Kat Jenkins
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March Garden Club

March Garden Club

Mar 01, 2023

Hello gardeners!

It's March. We're saying goodbye to our... eventful "summer". Things in your garden probably need clearing out (and maybe preserving).

If your garden really suffered over the last 3 months then the good news is it's time to turn a new page and start planting the cooler-crop veges.

New garden, new you!


There's a good chance the late-summer weather means you're facing a lot of root rot and caterpillars. I covered them both in last month's gardening guide.

If you're planting baby brassicas this month, make sure you cover them with insect net until they're big enough to stand the pressure or the cold kills off your white butterfly population.

Also watch out for slugs and snails who will happily disappear your new seedlings. We use Quash Snail Bait in our garden as it's easy and safe for animals (and children). But if you're not a fan of snail bait, you could try beer traps or going out at night and picking them off your plants.

Avoid using salt for slugs and snails. It works, but it will also cause problems for your plants if it builds up in the soil.

My very first Garden Club member mentioned that aphids were causing issues for her brassicas. If you have aphids, you'll see little bugs, a black sticky mould, and ants. If you have all three of those things: you have aphids.

The aphids suck the sap from your plant, and secrete a substance called honeydew - which quickly turns into a black sooty mold. Ants love honeydew because it contains sugar. They are even known to 'farm' aphids for their honeydew!

So, now we've diagnosed your problem, what do you do? Well, aphids are pretty easy to control - you can just squash them, blast them off with a hose, or spray them with one of many home-made sprays containing a mixture of water, vinegar, and/or soap.

Longer-term, you need a friendly army of ladybugs, who will feast on your aphids. Ladybugs will be attracted to gardens with umbrella-like flowers such as dill, carrot, or yarrow. They also like alyssum, calendula, and (in the summer), marigolds.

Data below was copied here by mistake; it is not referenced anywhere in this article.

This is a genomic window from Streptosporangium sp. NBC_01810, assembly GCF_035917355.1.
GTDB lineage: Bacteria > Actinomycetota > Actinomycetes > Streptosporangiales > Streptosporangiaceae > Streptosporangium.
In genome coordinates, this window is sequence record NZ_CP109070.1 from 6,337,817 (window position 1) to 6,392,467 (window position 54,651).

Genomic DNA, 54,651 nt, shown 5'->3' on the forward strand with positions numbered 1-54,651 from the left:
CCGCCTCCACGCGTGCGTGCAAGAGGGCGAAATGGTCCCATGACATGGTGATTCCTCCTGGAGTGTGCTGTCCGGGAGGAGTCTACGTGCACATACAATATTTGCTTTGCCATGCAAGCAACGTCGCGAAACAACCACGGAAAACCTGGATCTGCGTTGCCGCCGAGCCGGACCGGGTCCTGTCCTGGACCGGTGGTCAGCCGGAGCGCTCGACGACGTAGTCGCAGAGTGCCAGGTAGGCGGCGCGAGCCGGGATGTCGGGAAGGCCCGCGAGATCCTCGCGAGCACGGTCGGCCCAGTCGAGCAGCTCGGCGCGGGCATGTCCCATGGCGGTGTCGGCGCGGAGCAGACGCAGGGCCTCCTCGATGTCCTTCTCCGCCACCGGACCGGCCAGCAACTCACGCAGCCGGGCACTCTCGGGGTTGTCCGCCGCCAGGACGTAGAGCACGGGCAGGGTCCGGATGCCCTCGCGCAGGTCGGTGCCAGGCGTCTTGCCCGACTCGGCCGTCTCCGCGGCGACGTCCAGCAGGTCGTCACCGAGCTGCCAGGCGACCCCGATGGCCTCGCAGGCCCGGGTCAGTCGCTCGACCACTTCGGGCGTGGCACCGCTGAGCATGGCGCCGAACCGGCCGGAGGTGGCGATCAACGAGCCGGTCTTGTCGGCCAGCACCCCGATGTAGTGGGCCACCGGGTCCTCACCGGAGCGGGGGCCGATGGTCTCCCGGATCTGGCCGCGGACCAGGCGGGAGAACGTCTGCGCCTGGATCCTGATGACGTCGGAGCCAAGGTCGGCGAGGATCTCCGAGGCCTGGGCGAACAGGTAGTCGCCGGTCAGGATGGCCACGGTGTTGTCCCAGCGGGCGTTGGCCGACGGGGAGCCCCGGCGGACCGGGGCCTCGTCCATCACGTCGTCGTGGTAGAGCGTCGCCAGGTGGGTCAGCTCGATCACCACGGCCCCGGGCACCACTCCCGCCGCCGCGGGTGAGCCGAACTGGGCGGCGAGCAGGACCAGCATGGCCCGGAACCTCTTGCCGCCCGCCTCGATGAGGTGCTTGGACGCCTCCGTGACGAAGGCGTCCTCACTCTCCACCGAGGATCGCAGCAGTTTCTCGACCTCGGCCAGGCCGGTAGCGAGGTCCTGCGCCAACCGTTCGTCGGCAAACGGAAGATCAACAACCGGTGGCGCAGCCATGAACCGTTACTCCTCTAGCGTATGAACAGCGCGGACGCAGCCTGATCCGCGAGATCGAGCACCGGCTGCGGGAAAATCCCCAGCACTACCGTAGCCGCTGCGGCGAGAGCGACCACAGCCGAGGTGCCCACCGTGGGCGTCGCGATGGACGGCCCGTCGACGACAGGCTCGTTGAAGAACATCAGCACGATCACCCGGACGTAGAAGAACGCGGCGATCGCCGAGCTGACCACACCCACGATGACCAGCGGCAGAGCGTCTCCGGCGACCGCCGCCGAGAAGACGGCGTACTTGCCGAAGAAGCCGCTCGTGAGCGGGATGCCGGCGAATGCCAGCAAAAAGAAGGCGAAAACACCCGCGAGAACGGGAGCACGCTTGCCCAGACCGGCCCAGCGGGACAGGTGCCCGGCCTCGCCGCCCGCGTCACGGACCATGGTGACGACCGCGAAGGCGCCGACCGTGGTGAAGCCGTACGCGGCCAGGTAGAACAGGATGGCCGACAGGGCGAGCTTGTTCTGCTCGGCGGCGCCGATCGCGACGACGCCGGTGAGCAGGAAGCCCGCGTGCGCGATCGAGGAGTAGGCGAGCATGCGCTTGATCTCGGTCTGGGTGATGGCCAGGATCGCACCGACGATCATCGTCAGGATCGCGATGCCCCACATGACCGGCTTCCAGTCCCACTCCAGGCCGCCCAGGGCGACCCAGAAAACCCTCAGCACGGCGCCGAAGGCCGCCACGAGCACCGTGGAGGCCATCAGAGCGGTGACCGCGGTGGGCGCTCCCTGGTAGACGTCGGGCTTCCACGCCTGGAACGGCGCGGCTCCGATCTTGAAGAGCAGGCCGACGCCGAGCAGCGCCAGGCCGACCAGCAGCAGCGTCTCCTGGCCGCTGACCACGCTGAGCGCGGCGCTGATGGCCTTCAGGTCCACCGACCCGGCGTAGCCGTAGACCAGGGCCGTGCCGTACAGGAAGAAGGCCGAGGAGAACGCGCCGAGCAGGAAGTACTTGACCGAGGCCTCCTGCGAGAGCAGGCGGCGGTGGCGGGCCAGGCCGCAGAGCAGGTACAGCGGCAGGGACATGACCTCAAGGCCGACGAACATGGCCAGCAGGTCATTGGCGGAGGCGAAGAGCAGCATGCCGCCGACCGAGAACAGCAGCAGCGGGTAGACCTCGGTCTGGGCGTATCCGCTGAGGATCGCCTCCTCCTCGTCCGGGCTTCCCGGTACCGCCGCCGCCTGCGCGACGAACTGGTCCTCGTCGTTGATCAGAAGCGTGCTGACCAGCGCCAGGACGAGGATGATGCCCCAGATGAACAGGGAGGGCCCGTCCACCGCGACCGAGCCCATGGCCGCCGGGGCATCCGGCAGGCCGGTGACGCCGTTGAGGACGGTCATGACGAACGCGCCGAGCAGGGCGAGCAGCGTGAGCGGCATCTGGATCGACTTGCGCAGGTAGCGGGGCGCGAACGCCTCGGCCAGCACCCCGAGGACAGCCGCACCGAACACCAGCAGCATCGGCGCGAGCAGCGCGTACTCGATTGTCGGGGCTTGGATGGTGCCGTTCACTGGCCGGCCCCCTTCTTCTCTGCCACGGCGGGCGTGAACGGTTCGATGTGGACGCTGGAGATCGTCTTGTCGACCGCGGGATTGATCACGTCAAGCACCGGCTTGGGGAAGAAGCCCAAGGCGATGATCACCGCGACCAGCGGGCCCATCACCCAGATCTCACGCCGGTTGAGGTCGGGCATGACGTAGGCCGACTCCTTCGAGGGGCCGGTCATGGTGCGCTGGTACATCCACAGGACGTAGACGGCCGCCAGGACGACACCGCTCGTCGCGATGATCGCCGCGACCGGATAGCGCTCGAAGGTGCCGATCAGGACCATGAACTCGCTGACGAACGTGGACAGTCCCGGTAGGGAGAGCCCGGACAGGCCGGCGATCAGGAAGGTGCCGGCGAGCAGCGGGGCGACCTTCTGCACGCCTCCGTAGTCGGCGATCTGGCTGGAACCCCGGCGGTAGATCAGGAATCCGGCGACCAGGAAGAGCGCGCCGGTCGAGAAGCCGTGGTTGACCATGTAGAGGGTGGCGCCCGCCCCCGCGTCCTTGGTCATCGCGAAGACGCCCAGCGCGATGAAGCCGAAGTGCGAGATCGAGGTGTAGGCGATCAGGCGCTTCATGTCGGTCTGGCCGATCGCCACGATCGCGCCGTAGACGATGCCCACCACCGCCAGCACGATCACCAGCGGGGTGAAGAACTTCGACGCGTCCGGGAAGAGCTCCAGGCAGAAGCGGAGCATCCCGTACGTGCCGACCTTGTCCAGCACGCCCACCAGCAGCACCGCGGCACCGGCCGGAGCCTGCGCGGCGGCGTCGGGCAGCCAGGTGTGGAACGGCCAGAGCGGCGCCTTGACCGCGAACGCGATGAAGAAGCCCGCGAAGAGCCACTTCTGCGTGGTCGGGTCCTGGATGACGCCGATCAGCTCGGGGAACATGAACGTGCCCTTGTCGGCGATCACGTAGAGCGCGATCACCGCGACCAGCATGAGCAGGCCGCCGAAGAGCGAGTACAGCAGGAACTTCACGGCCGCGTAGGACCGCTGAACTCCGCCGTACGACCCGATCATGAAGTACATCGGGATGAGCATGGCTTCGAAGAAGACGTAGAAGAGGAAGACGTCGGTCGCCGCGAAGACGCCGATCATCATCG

These can be planted right amongst your problem crops, or nearby. If you're growing fennel to attract beneficial insects, keep it out of your main garden. Fennel is 'allelopathic', meaning it restricts the growth of other plants nearby - utterly useless as a companion.

What pests and diseases are causing trouble in your garden? Leave a comment on this post and I'm happy to try help!

What to plant

All the brassicas! No matter where you are, it's time to fulfil your hearts desire for broccoli, cabbages, cauliflowers, brussels sprouts, kale, kohlrabi, and Chinese cabbages such as pak choi.

You can squeeze in some leeks if you buy seedlings and do it ASAP - here's my planting guide. They'll be a little later to develop, but should be harvestable by mid-winter through to the end of spring.

Winter lettuces like cos, oak-leaf, or buttercrunch can be sown and/or planted out. As can silverbeet, spinach, rocket, and mesclun mixes.

Preparing to grow garlic

This will be a little ongoing theme for the next 9 months - let's try growing garlic together. I plant my garlic on the shortest day. I've just found that planting later seems to improve my chances with rust. But you can start planting anytime from April.

Use your best draining bed for garlic. Good drainage is the #1 thing you can do to reduce the chances of rust. Then, start preparing your soils. If you have at least 3 months before you plant, think about getting a green-cover crop sown this month. The Kings Seeds autumn green manure mix is a good choice.

If you don't have time for that, layer on the organic matter. Compost, seaweed, grass clippings, aged wood mulch, manure - use what you have. Remember, don't use fresh wood mulch (like that tree that came down during Gabrielle) as it can leach nitrogen from the soil and stunt your plants. Leave it in a pile and use it next year.